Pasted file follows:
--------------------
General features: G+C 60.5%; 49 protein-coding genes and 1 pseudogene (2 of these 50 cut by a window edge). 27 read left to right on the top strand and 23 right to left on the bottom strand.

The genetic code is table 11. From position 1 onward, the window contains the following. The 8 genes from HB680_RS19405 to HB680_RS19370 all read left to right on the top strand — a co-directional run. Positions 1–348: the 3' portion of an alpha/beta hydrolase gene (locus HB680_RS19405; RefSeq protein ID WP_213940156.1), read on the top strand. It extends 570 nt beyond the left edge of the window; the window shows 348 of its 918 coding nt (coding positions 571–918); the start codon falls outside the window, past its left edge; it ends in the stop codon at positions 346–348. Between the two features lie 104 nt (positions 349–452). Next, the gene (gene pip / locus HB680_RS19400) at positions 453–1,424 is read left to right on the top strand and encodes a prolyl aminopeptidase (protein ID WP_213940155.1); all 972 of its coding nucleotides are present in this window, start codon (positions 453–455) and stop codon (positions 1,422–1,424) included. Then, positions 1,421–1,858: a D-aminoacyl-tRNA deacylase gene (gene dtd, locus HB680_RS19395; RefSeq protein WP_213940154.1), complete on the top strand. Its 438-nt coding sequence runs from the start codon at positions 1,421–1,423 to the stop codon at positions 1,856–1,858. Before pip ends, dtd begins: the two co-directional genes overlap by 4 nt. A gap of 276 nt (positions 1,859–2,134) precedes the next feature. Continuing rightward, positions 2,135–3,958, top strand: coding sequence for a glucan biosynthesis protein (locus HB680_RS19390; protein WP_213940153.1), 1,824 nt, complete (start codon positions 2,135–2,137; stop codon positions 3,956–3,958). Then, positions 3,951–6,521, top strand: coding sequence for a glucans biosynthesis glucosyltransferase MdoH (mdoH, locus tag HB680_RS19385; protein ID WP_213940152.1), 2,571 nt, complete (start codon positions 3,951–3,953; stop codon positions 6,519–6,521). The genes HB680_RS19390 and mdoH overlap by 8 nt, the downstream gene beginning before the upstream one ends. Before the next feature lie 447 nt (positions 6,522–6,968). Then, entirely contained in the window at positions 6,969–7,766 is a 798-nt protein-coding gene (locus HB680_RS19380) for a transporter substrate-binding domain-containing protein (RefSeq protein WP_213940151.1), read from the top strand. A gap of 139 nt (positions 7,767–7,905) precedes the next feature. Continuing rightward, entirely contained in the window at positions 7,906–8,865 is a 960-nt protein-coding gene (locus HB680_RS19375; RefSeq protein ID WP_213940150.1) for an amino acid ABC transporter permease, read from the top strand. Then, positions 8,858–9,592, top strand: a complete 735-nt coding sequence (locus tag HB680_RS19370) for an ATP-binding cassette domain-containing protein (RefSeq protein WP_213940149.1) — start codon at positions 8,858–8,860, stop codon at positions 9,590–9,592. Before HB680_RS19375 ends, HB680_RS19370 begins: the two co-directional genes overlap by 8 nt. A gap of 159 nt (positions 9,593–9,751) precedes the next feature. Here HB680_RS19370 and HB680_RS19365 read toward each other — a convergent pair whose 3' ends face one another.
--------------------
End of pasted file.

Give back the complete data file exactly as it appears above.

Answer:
General features: G+C 60.5%; 49 protein-coding genes and 1 pseudogene (2 of these 50 cut by a window edge). 27 read left to right on the top strand and 23 right to left on the bottom strand.

The genetic code is table 11. From position 1 onward, the window contains the following. The 8 genes from HB680_RS19405 to HB680_RS19370 all read left to right on the top strand — a co-directional run. Positions 1–348: the 3' portion of an alpha/beta hydrolase gene (locus HB680_RS19405; RefSeq protein ID WP_213940156.1), read on the top strand. It extends 570 nt beyond the left edge of the window; the window shows 348 of its 918 coding nt (coding positions 571–918); the start codon falls outside the window, past its left edge; it ends in the stop codon at positions 346–348. Between the two features lie 104 nt (positions 349–452). Next, the gene (gene pip / locus HB680_RS19400) at positions 453–1,424 is read left to right on the top strand and encodes a prolyl aminopeptidase (protein ID WP_213940155.1); all 972 of its coding nucleotides are present in this window, start codon (positions 453–455) and stop codon (positions 1,422–1,424) included. Then, positions 1,421–1,858: a D-aminoacyl-tRNA deacylase gene (gene dtd, locus HB680_RS19395; RefSeq protein WP_213940154.1), complete on the top strand. Its 438-nt coding sequence runs from the start codon at positions 1,421–1,423 to the stop codon at positions 1,856–1,858. Before pip ends, dtd begins: the two co-directional genes overlap by 4 nt. A gap of 276 nt (positions 1,859–2,134) precedes the next feature. Continuing rightward, positions 2,135–3,958, top strand: coding sequence for a glucan biosynthesis protein (locus HB680_RS19390; protein WP_213940153.1), 1,824 nt, complete (start codon positions 2,135–2,137; stop codon positions 3,956–3,958). Then, positions 3,951–6,521, top strand: coding sequence for a glucans biosynthesis glucosyltransferase MdoH (mdoH, locus tag HB680_RS19385; protein ID WP_213940152.1), 2,571 nt, complete (start codon positions 3,951–3,953; stop codon positions 6,519–6,521). The genes HB680_RS19390 and mdoH overlap by 8 nt, the downstream gene beginning before the upstream one ends. Before the next feature lie 447 nt (positions 6,522–6,968). Then, entirely contained in the window at positions 6,969–7,766 is a 798-nt protein-coding gene (locus HB680_RS19380) for a transporter substrate-binding domain-containing protein (RefSeq protein WP_213940151.1), read from the top strand. A gap of 139 nt (positions 7,767–7,905) precedes the next feature. Continuing rightward, entirely contained in the window at positions 7,906–8,865 is a 960-nt protein-coding gene (locus HB680_RS19375; RefSeq protein ID WP_213940150.1) for an amino acid ABC transporter permease, read from the top strand. Then, positions 8,858–9,592, top strand: a complete 735-nt coding sequence (locus tag HB680_RS19370) for an ATP-binding cassette domain-containing protein (RefSeq protein WP_213940149.1) — start codon at positions 8,858–8,860, stop codon at positions 9,590–9,592. Before HB680_RS19375 ends, HB680_RS19370 begins: the two co-directional genes overlap by 8 nt. A gap of 159 nt (positions 9,593–9,751) precedes the next feature. Here HB680_RS19370 and HB680_RS19365 read toward each other — a convergent pair whose 3' ends face one another.